Much of what we know about life in the medieval Islamic Middle East comes from texts written to impart religious ideals or to chronicle the movements of great men. How did women participate in the societies these texts describe? What about non-Muslims, whose own religious traditions descended partly from pre-Islamic late antiquity?
Coming of Age in Medieval Egypt approaches these questions through Jewish women’s adolescence in Fatimid and Ayyubid Egypt and Syria (c. 969‑1250). Using hundreds of everyday papers preserved in the Cairo Geniza, Eve Krakowski follows the lives of girls from different social classes―rich and poor, secluded and physically mobile―as they prepared to marry and become social adults. She argues that the families on whom these girls depended were more varied, fragmented, and fluid than has been thought. Krakowski also suggests a new approach to religious identity in premodern Islamic societies―and to the history of rabbinic Judaism. Through the lens of women’s coming-of-age, she demonstrates that even Jews who faithfully observed rabbinic law did not always understand the world in rabbinic terms. By tracing the fault lines between rabbinic legal practice and its practitioners’ lives, Krakowski explains how rabbinic Judaism adapted to the Islamic Middle Ages.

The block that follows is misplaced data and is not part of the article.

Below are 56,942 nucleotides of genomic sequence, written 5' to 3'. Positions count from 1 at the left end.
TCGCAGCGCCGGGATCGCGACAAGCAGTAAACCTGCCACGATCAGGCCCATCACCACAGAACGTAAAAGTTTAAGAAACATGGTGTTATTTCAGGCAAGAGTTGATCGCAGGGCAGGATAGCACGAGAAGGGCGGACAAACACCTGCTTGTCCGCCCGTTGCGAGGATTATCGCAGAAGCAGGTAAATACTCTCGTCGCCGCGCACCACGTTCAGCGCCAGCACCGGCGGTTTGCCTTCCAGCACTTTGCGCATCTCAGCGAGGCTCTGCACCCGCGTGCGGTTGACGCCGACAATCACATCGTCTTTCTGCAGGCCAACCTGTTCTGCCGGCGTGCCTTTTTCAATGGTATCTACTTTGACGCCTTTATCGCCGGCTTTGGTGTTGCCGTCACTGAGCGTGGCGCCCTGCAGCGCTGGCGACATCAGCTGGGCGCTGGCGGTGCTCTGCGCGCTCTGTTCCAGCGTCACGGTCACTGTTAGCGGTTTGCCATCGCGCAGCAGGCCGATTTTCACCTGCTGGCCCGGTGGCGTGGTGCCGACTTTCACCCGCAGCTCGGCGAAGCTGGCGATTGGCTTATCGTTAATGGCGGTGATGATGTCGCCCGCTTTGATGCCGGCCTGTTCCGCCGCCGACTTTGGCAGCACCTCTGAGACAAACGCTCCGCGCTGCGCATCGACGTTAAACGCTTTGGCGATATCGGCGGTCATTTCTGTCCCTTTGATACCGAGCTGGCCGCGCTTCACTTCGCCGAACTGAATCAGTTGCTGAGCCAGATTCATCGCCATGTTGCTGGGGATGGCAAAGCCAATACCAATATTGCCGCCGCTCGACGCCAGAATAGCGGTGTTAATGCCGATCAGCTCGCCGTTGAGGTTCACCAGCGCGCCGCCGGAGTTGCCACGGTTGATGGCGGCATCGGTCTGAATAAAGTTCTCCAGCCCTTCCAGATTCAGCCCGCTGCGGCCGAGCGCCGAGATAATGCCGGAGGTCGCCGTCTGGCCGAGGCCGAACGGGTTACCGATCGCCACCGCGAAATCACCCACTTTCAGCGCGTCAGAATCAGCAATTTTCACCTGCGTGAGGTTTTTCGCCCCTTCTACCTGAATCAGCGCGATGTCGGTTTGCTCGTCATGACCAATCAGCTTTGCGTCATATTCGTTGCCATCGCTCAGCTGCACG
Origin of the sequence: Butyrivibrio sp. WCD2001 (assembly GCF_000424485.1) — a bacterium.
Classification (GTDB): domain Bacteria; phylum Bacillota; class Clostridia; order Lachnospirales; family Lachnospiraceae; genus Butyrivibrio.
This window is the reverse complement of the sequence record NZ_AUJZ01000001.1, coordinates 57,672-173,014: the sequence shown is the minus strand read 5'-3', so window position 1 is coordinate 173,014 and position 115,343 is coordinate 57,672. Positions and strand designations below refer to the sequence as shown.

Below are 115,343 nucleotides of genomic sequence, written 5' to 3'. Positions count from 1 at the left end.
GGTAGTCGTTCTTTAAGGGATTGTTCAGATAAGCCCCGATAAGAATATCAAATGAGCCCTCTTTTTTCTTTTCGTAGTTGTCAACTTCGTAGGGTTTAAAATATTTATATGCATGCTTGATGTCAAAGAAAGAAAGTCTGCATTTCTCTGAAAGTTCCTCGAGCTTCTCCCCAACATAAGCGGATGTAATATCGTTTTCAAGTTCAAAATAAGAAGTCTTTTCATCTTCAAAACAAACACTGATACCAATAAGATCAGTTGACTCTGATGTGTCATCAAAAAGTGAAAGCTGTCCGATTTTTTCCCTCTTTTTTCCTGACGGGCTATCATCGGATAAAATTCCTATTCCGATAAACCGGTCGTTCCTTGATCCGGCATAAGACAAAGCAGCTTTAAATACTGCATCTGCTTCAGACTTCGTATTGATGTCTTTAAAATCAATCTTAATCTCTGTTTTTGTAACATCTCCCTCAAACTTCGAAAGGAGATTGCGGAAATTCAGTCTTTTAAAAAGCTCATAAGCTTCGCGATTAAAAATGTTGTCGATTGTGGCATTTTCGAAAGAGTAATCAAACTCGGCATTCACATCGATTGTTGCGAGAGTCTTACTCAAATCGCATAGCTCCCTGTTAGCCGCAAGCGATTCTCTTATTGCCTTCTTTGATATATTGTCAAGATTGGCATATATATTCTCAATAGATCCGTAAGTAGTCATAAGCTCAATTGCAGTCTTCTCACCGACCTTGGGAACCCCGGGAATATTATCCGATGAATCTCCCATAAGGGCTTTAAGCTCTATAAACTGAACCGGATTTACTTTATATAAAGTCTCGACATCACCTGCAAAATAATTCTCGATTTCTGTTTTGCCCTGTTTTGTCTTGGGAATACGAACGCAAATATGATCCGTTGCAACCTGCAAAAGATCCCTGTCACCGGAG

Coming of Age in Medieval Egypt offers a new way to understand how women took part in premodern Middle Eastern societies, and how families and religious law worked in the medieval Islamic world.